10 Interesting facts about Saturn

26 Jun 2022

OSR blog post

“I came into the world under the sign of Saturn – the star of the slowest revolution, the planet of detours and delays.”
― Walter Benjamin


  1. Saturn is the least dense planet in the solar system.

If you dived Saturn into a pool of water, it would float because its density is almost twice less than the density of water.

  1. Saturn looks like a flattened ball.

Almost. While the Earth still appears round, Saturn, because it rotates around its axis much faster, has a flatter appearance than our planet.

  1. Galileo thought that Saturn’s rings were, in fact, his satellites.

When he first saw it at the beginning of the 17th century, he thought he saw two bodies right next to the planet. The mistake is quite understandable, because at that time he simply did not have a better telescope to clearly see what he actually sees.

  1. Saturn has been visited only 4 times so far.

More or less visited. It was not until 2004 that the Cassini spacecraft entered orbit around Saturn and took beautiful photos of the planet, its rings and the moon, while the previous three times the spacecraft just flew past it, like that, on a flash.

  1. Saturn has 62 moons.

It is currently the second planet in terms of the number of moons (Jupiter is in the lead with 65). In fact, this is not a realistic number as there are certainly significantly more satellites, or moons waiting for astronomers to spot them and calculate their orbits.

  1. It is not known exactly how long a day on Saturn lasts.

Determining the rotational speed of Saturn is an extremely difficult task. Because of its vast surface, instead of the simplest tracking of the orbit of a characteristic crater around Saturn’s axis, astronomers must measure the rotation of its magnetic field. Basically, it is calculated to rotate around its axis in 10 hours and 39 minutes.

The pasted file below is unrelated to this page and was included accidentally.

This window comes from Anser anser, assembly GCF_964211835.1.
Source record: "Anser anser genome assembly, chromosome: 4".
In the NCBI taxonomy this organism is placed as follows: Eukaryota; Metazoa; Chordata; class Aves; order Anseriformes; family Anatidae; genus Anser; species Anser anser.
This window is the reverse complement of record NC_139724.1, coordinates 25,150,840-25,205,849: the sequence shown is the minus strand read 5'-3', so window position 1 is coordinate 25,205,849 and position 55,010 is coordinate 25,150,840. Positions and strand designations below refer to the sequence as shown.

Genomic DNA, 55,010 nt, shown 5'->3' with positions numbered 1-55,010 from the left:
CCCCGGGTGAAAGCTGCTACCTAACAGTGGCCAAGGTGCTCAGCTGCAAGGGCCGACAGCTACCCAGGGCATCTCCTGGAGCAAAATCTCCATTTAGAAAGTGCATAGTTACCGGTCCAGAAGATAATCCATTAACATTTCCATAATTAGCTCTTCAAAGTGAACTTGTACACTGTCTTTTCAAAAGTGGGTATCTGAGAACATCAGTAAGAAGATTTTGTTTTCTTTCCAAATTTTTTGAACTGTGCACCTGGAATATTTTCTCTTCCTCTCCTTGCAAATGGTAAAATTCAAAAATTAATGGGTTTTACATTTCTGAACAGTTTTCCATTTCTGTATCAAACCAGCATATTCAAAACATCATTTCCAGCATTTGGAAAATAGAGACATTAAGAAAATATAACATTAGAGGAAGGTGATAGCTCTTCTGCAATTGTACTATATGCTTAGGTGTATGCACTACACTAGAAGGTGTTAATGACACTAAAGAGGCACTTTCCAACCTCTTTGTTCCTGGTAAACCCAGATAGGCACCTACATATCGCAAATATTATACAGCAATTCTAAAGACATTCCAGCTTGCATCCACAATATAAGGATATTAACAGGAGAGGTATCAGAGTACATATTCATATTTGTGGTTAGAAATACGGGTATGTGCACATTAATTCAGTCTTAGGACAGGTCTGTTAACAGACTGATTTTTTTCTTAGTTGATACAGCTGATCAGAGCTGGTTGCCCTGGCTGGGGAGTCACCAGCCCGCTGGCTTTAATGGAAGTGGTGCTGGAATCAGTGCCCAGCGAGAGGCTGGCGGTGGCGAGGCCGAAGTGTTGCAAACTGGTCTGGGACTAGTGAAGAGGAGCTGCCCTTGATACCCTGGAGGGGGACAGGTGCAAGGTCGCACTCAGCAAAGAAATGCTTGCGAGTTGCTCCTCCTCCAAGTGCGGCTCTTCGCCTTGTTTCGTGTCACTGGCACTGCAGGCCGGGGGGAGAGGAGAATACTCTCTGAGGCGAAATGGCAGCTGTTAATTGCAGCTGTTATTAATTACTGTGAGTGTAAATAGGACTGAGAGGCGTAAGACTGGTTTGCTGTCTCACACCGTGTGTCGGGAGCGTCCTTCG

1. It is still a mystery how Saturn’s rings came to be.

There are currently two theories about this. The first theory is the decaying moon theory, which assumes that one of Saturn’s natural satellites fell into a low orbit where it was torn apart by Saturn’s tidal forces.

One variation of this theory is that the moon disintegrated after a collision with a comet. The second theory relies on the assumption that the rings have been there since the formation of the planets, and are a remnant of matter from the original nebular mass from which Saturn formed.

This theory is not widely accepted today because rings are thought to become unstable over millions of years, and are therefore a recent creation.

  1. The rings disappear from time to time.

Not literally, of course. Only when the planet moves around the Sun do they place themselves in such a position towards us that they appear to us as a thin line.

  1. You can see Saturn with the naked eye.

It is one of the five planets you can see in the night sky without equipment.

  1. Life near Saturn is possible.

Saturn itself is too cruel a planet for life to arise on it, but it is likely very possible on one of its moons: Enceladus. During his visit to this planet, Cassini discovered liquid water at Enceladus’ North Pole. It is known that where there is water, life is possible.


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